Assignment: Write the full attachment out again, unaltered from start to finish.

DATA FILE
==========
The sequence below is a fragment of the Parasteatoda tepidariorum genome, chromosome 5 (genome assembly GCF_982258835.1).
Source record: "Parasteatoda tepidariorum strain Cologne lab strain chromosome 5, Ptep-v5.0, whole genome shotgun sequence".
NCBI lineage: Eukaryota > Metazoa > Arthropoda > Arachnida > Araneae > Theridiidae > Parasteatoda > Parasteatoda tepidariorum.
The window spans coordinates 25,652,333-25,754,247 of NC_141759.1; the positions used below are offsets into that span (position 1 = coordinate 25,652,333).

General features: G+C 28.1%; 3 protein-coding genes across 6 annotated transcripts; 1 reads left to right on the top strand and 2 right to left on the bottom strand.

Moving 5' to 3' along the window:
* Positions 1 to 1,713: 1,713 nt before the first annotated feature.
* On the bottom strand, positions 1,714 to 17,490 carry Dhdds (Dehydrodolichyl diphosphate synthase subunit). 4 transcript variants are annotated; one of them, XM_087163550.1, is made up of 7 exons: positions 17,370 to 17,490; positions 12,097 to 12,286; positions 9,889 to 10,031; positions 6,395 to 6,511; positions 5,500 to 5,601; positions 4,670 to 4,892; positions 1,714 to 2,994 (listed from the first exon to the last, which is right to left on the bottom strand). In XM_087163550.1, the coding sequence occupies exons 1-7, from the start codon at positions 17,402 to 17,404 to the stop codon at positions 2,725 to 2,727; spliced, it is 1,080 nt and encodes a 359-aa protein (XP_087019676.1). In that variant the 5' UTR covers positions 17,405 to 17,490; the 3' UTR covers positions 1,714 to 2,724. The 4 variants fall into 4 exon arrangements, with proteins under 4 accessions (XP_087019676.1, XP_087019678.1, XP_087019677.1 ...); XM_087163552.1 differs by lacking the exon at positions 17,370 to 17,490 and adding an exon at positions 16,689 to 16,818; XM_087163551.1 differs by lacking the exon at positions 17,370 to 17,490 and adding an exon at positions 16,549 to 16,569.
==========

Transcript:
The sequence below is a fragment of the Parasteatoda tepidariorum genome, chromosome 5 (genome assembly GCF_982258835.1).
Source record: "Parasteatoda tepidariorum strain Cologne lab strain chromosome 5, Ptep-v5.0, whole genome shotgun sequence".
NCBI lineage: Eukaryota > Metazoa > Arthropoda > Arachnida > Araneae > Theridiidae > Parasteatoda > Parasteatoda tepidariorum.
The window spans coordinates 25,652,333-25,754,247 of NC_141759.1; the positions used below are offsets into that span (position 1 = coordinate 25,652,333).

General features: G+C 28.1%; 3 protein-coding genes across 6 annotated transcripts; 1 reads left to right on the top strand and 2 right to left on the bottom strand.

Moving 5' to 3' along the window:
* Positions 1 to 1,713: 1,713 nt before the first annotated feature.
* On the bottom strand, positions 1,714 to 17,490 carry Dhdds (Dehydrodolichyl diphosphate synthase subunit). 4 transcript variants are annotated; one of them, XM_087163550.1, is made up of 7 exons: positions 17,370 to 17,490; positions 12,097 to 12,286; positions 9,889 to 10,031; positions 6,395 to 6,511; positions 5,500 to 5,601; positions 4,670 to 4,892; positions 1,714 to 2,994 (listed from the first exon to the last, which is right to left on the bottom strand). In XM_087163550.1, the coding sequence occupies exons 1-7, from the start codon at positions 17,402 to 17,404 to the stop codon at positions 2,725 to 2,727; spliced, it is 1,080 nt and encodes a 359-aa protein (XP_087019676.1). In that variant the 5' UTR covers positions 17,405 to 17,490; the 3' UTR covers positions 1,714 to 2,724. The 4 variants fall into 4 exon arrangements, with proteins under 4 accessions (XP_087019676.1, XP_087019678.1, XP_087019677.1 ...); XM_087163552.1 differs by lacking the exon at positions 17,370 to 17,490 and adding an exon at positions 16,689 to 16,818; XM_087163551.1 differs by lacking the exon at positions 17,370 to 17,490 and adding an exon at positions 16,549 to 16,569.